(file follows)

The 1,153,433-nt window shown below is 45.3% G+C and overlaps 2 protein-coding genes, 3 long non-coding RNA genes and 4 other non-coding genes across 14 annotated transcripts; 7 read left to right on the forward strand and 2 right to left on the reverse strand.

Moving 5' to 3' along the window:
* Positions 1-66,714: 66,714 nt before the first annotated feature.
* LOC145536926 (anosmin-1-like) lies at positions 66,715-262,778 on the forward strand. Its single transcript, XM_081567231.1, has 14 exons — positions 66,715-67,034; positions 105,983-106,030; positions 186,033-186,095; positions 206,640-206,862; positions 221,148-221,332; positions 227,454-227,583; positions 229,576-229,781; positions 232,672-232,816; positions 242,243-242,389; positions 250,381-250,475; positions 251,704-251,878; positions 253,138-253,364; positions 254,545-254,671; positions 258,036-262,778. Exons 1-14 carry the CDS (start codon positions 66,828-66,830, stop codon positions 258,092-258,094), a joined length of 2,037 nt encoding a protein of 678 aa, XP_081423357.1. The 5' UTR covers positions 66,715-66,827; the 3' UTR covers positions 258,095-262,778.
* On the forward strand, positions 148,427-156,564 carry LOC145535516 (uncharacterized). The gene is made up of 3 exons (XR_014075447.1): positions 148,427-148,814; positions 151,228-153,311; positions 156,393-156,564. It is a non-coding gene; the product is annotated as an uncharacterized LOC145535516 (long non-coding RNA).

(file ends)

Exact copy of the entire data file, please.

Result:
The 1,153,433-nt window shown below is 45.3% G+C and overlaps 2 protein-coding genes, 3 long non-coding RNA genes and 4 other non-coding genes across 14 annotated transcripts; 7 read left to right on the forward strand and 2 right to left on the reverse strand.

Moving 5' to 3' along the window:
* Positions 1-66,714: 66,714 nt before the first annotated feature.
* LOC145536926 (anosmin-1-like) lies at positions 66,715-262,778 on the forward strand. Its single transcript, XM_081567231.1, has 14 exons — positions 66,715-67,034; positions 105,983-106,030; positions 186,033-186,095; positions 206,640-206,862; positions 221,148-221,332; positions 227,454-227,583; positions 229,576-229,781; positions 232,672-232,816; positions 242,243-242,389; positions 250,381-250,475; positions 251,704-251,878; positions 253,138-253,364; positions 254,545-254,671; positions 258,036-262,778. Exons 1-14 carry the CDS (start codon positions 66,828-66,830, stop codon positions 258,092-258,094), a joined length of 2,037 nt encoding a protein of 678 aa, XP_081423357.1. The 5' UTR covers positions 66,715-66,827; the 3' UTR covers positions 258,095-262,778.
* On the forward strand, positions 148,427-156,564 carry LOC145535516 (uncharacterized). The gene is made up of 3 exons (XR_014075447.1): positions 148,427-148,814; positions 151,228-153,311; positions 156,393-156,564. It is a non-coding gene; the product is annotated as an uncharacterized LOC145535516 (long non-coding RNA).